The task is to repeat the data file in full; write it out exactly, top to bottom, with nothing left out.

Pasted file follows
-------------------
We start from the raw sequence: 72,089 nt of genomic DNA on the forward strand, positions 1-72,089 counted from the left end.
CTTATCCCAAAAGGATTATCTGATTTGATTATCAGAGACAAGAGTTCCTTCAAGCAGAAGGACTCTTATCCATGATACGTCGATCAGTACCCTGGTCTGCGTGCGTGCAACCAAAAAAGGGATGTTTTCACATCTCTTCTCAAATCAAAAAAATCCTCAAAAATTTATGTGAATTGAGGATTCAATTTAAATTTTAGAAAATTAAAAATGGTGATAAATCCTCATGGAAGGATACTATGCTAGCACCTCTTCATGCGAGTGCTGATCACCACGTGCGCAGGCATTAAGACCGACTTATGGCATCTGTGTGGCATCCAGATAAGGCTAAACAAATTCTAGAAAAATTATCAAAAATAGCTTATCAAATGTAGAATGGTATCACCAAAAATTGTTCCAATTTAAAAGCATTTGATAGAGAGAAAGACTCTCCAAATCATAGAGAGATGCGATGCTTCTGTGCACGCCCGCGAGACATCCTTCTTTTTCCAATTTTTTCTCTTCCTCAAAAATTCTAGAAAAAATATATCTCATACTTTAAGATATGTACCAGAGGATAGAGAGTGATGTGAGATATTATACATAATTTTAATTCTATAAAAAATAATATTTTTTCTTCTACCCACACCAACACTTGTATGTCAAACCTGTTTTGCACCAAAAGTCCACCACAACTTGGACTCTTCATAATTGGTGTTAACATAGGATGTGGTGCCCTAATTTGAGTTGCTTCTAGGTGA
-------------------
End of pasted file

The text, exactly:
We start from the raw sequence: 72,089 nt of genomic DNA on the forward strand, positions 1-72,089 counted from the left end.
CTTATCCCAAAAGGATTATCTGATTTGATTATCAGAGACAAGAGTTCCTTCAAGCAGAAGGACTCTTATCCATGATACGTCGATCAGTACCCTGGTCTGCGTGCGTGCAACCAAAAAAGGGATGTTTTCACATCTCTTCTCAAATCAAAAAAATCCTCAAAAATTTATGTGAATTGAGGATTCAATTTAAATTTTAGAAAATTAAAAATGGTGATAAATCCTCATGGAAGGATACTATGCTAGCACCTCTTCATGCGAGTGCTGATCACCACGTGCGCAGGCATTAAGACCGACTTATGGCATCTGTGTGGCATCCAGATAAGGCTAAACAAATTCTAGAAAAATTATCAAAAATAGCTTATCAAATGTAGAATGGTATCACCAAAAATTGTTCCAATTTAAAAGCATTTGATAGAGAGAAAGACTCTCCAAATCATAGAGAGATGCGATGCTTCTGTGCACGCCCGCGAGACATCCTTCTTTTTCCAATTTTTTCTCTTCCTCAAAAATTCTAGAAAAAATATATCTCATACTTTAAGATATGTACCAGAGGATAGAGAGTGATGTGAGATATTATACATAATTTTAATTCTATAAAAAATAATATTTTTTCTTCTACCCACACCAACACTTGTATGTCAAACCTGTTTTGCACCAAAAGTCCACCACAACTTGGACTCTTCATAATTGGTGTTAACATAGGATGTGGTGCCCTAATTTGAGTTGCTTCTAGGTGA